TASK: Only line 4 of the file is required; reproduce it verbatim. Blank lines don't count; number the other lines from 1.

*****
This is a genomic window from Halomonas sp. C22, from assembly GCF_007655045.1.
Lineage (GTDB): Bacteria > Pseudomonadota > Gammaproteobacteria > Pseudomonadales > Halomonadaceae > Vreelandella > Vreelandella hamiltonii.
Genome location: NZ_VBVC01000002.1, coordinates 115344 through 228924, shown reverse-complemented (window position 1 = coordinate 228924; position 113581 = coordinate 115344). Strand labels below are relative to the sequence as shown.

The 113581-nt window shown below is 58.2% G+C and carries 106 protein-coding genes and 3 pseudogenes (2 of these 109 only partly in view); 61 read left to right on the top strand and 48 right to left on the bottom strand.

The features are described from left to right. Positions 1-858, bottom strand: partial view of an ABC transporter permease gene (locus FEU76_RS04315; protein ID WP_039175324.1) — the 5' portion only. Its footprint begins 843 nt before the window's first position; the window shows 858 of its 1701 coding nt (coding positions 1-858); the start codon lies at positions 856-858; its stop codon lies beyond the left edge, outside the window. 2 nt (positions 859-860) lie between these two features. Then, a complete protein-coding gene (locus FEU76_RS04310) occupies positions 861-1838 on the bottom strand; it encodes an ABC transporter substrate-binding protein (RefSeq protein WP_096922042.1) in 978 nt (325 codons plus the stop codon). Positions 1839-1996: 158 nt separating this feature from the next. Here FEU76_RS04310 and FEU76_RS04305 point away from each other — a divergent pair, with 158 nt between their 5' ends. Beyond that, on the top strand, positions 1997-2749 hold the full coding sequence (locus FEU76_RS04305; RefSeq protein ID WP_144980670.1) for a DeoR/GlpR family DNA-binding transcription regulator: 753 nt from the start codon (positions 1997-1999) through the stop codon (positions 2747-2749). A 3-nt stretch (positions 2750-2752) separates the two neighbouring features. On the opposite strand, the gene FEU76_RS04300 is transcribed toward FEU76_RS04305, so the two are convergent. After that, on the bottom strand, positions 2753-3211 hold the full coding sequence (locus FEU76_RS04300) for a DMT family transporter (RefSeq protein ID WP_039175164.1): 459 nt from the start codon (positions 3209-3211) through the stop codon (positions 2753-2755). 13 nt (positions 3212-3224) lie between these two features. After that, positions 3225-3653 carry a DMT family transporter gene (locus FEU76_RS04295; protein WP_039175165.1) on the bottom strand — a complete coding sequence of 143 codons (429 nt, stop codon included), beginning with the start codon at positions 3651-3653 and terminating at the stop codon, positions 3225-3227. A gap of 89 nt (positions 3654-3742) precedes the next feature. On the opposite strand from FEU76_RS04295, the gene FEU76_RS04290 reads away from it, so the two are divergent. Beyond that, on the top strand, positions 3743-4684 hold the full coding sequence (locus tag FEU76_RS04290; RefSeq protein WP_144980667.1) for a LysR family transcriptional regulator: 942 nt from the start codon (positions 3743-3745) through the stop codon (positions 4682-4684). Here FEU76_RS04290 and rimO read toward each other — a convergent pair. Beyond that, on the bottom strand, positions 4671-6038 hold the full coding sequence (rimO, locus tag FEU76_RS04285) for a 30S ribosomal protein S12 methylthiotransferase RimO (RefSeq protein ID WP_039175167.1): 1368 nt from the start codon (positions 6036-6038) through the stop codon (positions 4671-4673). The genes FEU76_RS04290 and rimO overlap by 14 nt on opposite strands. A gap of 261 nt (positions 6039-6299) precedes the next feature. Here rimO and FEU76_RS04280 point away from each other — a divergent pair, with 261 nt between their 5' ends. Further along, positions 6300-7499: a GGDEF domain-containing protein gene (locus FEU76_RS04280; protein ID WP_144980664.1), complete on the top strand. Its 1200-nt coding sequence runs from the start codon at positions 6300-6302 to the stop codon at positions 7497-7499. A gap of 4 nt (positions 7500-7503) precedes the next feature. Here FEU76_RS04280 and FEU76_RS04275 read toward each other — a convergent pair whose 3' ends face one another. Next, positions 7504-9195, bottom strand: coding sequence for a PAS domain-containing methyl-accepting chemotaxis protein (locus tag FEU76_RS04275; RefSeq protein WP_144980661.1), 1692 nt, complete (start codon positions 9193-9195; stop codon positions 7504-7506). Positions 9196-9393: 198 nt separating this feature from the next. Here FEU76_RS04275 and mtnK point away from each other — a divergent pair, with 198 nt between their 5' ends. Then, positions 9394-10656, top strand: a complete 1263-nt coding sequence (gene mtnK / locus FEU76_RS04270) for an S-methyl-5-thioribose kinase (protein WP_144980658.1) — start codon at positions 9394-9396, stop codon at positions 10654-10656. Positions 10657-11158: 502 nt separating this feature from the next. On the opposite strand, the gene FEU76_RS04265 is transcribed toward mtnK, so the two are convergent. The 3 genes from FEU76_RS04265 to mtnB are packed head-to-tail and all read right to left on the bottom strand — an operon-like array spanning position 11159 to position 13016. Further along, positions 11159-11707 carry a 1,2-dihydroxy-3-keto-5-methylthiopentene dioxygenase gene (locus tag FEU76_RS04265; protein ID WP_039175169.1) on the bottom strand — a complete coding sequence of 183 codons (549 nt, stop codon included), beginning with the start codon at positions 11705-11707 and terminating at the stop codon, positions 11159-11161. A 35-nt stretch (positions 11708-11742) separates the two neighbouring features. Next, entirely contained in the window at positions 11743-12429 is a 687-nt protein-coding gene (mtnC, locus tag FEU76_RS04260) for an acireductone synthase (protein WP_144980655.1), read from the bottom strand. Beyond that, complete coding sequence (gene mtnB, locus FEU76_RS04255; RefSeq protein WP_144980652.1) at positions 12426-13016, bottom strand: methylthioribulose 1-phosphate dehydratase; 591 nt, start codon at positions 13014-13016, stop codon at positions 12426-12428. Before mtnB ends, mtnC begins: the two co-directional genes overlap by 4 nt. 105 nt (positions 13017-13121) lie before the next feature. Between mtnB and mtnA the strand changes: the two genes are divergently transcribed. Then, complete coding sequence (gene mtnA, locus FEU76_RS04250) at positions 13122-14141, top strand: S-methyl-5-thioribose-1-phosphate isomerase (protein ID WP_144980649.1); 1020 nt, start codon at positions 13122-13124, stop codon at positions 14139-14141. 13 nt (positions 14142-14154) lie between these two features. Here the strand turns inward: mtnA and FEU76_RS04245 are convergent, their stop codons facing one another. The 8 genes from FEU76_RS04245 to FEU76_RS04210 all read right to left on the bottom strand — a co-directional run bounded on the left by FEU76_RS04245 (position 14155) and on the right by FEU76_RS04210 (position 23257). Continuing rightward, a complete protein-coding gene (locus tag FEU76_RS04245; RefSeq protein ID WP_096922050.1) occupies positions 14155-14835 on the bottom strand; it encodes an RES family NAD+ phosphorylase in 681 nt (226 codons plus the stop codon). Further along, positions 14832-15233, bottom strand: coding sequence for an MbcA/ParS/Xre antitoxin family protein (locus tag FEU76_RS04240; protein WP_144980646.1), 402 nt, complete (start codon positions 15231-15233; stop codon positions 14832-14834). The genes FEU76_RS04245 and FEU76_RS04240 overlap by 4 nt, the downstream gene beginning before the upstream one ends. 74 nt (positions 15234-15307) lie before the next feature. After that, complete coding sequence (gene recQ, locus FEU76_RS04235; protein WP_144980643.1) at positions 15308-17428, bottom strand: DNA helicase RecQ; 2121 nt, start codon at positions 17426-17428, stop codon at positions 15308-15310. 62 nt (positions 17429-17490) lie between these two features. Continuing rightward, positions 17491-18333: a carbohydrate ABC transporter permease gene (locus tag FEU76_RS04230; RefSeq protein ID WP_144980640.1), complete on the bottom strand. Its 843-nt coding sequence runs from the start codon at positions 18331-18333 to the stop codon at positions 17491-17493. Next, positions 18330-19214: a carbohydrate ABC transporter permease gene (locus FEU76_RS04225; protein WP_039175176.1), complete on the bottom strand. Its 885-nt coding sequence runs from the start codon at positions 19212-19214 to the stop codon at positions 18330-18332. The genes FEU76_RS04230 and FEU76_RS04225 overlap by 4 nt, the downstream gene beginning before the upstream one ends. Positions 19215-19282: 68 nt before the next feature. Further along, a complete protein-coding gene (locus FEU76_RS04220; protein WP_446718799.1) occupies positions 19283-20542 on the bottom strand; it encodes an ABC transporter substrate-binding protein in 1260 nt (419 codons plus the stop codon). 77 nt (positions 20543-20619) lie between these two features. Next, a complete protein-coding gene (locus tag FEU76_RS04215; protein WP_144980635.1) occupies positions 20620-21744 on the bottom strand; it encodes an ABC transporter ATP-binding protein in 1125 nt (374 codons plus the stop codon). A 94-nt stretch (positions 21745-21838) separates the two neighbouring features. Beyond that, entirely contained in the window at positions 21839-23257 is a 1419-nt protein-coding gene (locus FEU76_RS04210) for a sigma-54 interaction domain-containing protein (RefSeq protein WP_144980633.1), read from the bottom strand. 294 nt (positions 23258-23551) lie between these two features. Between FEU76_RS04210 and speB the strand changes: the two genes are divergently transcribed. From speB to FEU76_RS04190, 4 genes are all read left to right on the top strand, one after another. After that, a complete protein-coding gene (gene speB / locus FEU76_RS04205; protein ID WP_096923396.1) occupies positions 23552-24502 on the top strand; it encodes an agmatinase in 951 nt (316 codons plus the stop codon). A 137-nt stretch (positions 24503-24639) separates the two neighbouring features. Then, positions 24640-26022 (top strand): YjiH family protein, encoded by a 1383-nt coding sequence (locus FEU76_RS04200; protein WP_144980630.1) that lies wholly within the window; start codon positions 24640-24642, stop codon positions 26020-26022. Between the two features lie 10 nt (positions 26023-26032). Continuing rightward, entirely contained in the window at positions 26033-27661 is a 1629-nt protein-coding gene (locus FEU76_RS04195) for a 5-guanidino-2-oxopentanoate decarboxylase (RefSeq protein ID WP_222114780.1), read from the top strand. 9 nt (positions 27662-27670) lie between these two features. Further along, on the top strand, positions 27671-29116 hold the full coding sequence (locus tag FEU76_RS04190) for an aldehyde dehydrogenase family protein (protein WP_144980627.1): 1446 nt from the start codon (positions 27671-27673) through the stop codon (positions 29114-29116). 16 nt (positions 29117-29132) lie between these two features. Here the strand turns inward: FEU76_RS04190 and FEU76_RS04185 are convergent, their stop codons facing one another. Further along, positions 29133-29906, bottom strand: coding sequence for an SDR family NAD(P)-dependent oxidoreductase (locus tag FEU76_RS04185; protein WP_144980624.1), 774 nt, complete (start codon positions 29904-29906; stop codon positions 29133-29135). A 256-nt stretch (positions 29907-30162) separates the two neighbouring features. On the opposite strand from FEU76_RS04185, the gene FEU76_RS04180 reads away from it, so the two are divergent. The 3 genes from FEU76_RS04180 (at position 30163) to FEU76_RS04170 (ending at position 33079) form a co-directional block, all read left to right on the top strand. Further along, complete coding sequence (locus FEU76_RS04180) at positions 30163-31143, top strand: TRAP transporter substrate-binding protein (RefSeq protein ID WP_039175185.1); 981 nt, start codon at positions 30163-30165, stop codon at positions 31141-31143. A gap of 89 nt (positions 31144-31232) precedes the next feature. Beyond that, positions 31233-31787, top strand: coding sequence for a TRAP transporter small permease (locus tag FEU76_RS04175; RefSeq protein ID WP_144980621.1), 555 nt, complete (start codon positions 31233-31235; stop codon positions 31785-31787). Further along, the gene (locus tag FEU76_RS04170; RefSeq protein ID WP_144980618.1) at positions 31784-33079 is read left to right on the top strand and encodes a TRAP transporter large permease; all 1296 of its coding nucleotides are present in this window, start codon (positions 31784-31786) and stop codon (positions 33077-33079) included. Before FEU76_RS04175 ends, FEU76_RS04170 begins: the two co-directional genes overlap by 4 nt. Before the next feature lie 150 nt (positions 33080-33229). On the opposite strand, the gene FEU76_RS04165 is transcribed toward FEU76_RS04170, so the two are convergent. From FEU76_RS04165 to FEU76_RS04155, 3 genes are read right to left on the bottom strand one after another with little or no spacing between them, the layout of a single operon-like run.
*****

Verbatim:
The 113581-nt window shown below is 58.2% G+C and carries 106 protein-coding genes and 3 pseudogenes (2 of these 109 only partly in view); 61 read left to right on the top strand and 48 right to left on the bottom strand.